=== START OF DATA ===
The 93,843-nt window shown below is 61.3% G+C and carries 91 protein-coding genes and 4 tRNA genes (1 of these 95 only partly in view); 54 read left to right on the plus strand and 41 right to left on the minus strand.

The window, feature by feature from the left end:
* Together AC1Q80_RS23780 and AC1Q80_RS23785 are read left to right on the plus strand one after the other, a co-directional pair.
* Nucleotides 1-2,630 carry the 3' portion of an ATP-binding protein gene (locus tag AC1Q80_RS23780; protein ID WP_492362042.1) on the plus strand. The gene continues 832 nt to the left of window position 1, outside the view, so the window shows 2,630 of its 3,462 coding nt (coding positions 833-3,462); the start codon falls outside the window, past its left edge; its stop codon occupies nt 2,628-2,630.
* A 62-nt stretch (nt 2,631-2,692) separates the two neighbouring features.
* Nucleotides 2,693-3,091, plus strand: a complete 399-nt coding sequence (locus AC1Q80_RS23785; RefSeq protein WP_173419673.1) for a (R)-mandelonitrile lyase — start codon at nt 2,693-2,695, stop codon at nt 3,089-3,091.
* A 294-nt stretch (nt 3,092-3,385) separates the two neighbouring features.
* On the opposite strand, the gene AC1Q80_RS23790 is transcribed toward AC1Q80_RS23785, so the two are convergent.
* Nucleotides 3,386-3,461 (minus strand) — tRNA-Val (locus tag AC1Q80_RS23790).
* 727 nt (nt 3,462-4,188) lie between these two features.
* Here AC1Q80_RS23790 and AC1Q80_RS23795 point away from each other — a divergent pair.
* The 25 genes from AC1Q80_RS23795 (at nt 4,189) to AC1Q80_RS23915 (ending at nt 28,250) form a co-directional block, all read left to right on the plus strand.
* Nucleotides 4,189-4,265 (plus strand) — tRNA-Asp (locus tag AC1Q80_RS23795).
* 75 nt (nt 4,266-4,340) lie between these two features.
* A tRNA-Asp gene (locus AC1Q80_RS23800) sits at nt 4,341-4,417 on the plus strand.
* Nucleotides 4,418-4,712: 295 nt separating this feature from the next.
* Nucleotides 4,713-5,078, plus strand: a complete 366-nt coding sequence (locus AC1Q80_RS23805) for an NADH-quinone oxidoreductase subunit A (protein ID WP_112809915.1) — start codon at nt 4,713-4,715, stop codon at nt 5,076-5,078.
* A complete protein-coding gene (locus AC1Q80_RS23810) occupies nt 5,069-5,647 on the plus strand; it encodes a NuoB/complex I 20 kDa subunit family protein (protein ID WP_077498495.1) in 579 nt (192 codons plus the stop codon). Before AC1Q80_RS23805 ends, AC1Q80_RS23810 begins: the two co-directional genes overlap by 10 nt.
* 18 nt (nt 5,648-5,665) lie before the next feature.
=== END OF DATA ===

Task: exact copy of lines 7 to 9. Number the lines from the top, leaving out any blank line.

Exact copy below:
* A 294-nt stretch (nt 3,092-3,385) separates the two neighbouring features.
* On the opposite strand, the gene AC1Q80_RS23790 is transcribed toward AC1Q80_RS23785, so the two are convergent.
* Nucleotides 3,386-3,461 (minus strand) — tRNA-Val (locus tag AC1Q80_RS23790).